Birthing and Labour

Fifi was happily grazing with the other goats on the morning she kidded. Some goats will slowly start isolating themselves from the main herd, to try and find a quiet spot to birth. If you notice this, it’s best to pull them into a secure and safe area in preparation for kidding.

(Fifi kidded 2 hours after we pulled her into the isolated kidding area)

Depending on the goat, sometimes we bring them into their own area about 1 week out from kidding. Some cope ok with this, others like being with the rest of their friends.

We keep feeling the ligaments when we know the due dates are nearing and always do our best to be present for the births. Notice how the ligaments are gone and you can almost wrap your fingers around the tailbone.

   

From side on her hips are very sunken and tailbone is high.

Within 1 hour, there was a long mucous string, so we knew delivery was not too far away

Some goats will lay down to deliver, or some may stand. Fifi did both. Often a change of position is a way of getting the kids into the correct spot for delivery.

                 

The bubble starts to appear on each push, and gradually you should see 2 white hooves with a nose sitting on top.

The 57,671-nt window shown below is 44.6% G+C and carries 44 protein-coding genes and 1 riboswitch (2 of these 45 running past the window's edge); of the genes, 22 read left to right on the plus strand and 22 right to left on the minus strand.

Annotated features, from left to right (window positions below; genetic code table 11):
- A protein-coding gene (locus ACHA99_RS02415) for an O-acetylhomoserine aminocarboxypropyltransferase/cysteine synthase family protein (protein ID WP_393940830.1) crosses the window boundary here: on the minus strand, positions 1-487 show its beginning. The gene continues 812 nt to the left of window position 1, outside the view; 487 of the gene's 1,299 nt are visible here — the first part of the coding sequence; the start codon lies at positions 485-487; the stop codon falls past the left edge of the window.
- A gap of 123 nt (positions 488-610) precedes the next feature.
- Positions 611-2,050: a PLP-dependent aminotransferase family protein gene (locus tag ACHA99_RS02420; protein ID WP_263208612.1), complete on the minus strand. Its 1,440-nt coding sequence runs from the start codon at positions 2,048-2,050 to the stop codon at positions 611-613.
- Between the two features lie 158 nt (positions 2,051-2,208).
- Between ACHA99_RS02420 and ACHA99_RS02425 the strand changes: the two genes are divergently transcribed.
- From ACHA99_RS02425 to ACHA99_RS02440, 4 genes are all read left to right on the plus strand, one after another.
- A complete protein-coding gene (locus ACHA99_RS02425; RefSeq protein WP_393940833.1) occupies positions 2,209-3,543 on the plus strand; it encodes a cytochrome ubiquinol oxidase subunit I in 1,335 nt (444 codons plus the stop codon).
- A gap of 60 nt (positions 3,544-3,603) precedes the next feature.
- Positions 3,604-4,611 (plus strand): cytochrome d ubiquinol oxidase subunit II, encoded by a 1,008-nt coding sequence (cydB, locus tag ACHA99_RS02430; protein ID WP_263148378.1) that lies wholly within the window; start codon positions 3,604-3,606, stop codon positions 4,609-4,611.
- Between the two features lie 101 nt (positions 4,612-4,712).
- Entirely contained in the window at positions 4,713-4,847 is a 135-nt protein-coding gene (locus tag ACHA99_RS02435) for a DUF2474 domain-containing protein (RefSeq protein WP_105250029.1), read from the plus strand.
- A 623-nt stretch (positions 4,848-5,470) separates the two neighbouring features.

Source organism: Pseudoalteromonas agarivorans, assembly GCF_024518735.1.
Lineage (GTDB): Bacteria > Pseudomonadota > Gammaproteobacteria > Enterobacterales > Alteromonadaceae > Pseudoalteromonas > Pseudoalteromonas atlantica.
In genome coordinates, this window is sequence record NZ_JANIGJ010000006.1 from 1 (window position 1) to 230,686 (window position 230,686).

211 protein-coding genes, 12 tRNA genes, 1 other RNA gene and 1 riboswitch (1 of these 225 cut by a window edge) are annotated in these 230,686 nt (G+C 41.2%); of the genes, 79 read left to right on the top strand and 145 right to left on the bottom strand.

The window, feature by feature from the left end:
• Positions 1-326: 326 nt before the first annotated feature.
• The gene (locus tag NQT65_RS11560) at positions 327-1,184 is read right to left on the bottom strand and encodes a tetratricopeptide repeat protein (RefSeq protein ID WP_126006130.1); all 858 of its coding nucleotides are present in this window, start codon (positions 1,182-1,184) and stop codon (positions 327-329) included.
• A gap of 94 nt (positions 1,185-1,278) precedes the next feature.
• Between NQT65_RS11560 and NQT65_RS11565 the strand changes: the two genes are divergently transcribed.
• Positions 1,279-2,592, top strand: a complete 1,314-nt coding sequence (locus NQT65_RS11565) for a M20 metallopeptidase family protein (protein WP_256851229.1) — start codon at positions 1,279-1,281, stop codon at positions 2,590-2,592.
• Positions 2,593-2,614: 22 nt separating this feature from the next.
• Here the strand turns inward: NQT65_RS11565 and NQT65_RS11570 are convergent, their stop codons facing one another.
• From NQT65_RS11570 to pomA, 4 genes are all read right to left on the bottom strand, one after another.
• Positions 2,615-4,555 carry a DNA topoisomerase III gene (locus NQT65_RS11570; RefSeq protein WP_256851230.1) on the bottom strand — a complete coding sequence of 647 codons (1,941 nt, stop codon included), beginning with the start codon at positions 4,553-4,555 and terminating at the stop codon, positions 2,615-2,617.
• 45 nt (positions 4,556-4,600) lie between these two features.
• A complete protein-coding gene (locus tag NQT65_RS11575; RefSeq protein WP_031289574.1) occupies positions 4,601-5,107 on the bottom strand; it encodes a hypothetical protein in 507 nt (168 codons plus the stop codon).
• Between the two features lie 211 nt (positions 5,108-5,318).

This means the kid is coming out in the perfect position. Don’t break the bubble, it will break on its own as the contractions and pushing continue.

Once the head is out,

the body will pretty much slide out quickly with the next few pushes.

Generally the mother will immediately lick the wet mess on the ground. Just clean the goo away from nose to allow the baby to breath.

Sometimes if there’s another kid (or 2) coming, they only lick a little before going into a second birth.

                 

In this case, we help dry off the kid so it keeps warm. Encourage mum to do most of the cleaning as this is her babies scent and VERY important for bonding.

Kids are generally up on their feet within 5-10 minutes and searching for the teat.

                 

It takes a while for them to get the knack of suckling, but most get it straight away with a little help.

If there doesn’t seem to be any milk, check the teat for a small blockage and milk udder until a small amount of milk comes out. DON’T squeeze too much, as this is the Colostrum and it’s extremely important to a newborn in the first 24-48 hours. Colostrum provides all the important antibodies and immunity that their systems need to fight disease in the early days. Without it they are susceptible to picking up an illness. Now sit back and watch the bonding continue.

Give mum a nice drink of warm molasses water to give her energy and also provide good quality hay and grain.

We use small coats on the babies if weather is cold, otherwise just a nice enclosed area with straw or some form of bedding to stay snug.

Enjoy your new additions.


© The Dillons 2015